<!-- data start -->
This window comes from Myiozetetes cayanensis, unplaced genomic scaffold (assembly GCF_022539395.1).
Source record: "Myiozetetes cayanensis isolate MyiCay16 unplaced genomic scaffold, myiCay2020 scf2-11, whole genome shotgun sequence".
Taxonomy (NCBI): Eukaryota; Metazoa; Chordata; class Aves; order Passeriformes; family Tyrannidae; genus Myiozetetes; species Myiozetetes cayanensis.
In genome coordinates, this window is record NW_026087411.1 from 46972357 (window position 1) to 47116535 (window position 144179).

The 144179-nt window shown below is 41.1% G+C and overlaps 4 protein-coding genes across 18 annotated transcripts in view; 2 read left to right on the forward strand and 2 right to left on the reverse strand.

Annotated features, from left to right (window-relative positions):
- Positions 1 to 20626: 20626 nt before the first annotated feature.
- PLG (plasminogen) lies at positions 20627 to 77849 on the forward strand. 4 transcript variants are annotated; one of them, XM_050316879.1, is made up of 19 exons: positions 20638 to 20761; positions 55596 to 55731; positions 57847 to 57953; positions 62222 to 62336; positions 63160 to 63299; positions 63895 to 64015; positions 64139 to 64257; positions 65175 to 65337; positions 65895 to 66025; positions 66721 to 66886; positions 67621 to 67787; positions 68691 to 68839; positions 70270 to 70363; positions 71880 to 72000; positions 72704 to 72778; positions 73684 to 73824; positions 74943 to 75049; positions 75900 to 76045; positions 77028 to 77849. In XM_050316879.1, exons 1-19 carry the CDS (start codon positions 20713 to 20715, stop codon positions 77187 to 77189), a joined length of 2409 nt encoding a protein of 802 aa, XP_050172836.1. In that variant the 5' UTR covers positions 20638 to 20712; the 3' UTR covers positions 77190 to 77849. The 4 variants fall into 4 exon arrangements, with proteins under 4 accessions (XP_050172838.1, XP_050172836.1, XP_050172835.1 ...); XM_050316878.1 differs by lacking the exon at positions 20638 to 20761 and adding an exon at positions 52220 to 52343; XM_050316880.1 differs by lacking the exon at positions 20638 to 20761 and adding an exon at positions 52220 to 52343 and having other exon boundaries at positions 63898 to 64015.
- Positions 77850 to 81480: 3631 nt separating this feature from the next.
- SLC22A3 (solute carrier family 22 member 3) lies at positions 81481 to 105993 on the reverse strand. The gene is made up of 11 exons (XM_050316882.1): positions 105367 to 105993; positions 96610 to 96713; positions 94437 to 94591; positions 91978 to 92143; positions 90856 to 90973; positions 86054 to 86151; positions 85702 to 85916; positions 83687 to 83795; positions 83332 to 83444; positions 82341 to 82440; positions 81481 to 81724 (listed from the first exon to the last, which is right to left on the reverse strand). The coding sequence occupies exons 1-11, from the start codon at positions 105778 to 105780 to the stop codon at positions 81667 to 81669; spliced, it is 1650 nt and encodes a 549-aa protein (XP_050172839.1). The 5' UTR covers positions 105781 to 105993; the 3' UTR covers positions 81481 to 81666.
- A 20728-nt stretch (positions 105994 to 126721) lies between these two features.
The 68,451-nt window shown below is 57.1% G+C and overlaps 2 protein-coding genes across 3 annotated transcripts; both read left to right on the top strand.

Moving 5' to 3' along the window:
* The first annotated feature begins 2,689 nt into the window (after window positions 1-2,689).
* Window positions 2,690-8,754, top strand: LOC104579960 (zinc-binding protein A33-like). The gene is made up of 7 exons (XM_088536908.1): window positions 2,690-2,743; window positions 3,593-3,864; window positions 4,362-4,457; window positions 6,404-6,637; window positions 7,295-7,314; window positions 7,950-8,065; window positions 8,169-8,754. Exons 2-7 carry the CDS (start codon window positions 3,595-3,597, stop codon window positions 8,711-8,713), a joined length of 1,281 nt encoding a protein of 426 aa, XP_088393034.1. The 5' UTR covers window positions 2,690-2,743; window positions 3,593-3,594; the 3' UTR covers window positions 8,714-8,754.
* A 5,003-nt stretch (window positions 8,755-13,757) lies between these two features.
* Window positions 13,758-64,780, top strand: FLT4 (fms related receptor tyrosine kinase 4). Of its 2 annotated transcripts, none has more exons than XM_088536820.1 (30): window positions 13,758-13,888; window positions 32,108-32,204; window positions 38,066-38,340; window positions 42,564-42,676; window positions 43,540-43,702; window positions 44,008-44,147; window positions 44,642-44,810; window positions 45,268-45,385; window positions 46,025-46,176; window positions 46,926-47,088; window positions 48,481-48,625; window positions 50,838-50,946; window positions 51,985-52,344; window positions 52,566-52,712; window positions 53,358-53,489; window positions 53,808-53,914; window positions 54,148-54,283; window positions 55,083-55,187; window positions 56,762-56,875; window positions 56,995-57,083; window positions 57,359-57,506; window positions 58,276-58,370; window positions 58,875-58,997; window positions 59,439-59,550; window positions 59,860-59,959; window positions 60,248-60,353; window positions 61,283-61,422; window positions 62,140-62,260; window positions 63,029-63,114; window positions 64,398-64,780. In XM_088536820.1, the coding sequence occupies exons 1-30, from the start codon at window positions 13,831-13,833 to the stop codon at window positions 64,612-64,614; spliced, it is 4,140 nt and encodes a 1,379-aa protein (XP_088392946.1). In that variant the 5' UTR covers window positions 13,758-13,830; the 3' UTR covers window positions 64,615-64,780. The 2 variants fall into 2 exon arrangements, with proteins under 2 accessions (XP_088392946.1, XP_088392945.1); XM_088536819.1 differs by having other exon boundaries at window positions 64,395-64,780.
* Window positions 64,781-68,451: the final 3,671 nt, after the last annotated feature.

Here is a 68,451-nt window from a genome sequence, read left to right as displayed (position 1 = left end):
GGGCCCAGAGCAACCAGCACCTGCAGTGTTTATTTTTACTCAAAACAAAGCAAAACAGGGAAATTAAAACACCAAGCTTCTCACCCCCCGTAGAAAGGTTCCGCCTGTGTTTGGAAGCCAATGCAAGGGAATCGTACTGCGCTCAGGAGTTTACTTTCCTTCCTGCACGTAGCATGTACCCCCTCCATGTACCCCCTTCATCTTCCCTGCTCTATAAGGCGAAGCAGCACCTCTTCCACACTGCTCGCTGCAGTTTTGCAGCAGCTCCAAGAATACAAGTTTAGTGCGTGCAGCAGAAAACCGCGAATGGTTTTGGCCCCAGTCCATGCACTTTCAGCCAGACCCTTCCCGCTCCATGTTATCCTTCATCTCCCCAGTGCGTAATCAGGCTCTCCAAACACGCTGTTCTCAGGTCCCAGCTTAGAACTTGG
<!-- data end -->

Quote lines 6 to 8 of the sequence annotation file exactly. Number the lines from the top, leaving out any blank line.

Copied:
Annotated features, from left to right (window-relative positions):
- Positions 1 to 20626: 20626 nt before the first annotated feature.
- PLG (plasminogen) lies at positions 20627 to 77849 on the forward strand. 4 transcript variants are annotated; one of them, XM_050316879.1, is made up of 19 exons: positions 20638 to 20761; positions 55596 to 55731; positions 57847 to 57953; positions 62222 to 62336; positions 63160 to 63299; positions 63895 to 64015; positions 64139 to 64257; positions 65175 to 65337; positions 65895 to 66025; positions 66721 to 66886; positions 67621 to 67787; positions 68691 to 68839; positions 70270 to 70363; positions 71880 to 72000; positions 72704 to 72778; positions 73684 to 73824; positions 74943 to 75049; positions 75900 to 76045; positions 77028 to 77849. In XM_050316879.1, exons 1-19 carry the CDS (start codon positions 20713 to 20715, stop codon positions 77187 to 77189), a joined length of 2409 nt encoding a protein of 802 aa, XP_050172836.1. In that variant the 5' UTR covers positions 20638 to 20712; the 3' UTR covers positions 77190 to 77849. The 4 variants fall into 4 exon arrangements, with proteins under 4 accessions (XP_050172838.1, XP_050172836.1, XP_050172835.1 ...); XM_050316878.1 differs by lacking the exon at positions 20638 to 20761 and adding an exon at positions 52220 to 52343; XM_050316880.1 differs by lacking the exon at positions 20638 to 20761 and adding an exon at positions 52220 to 52343 and having other exon boundaries at positions 63898 to 64015.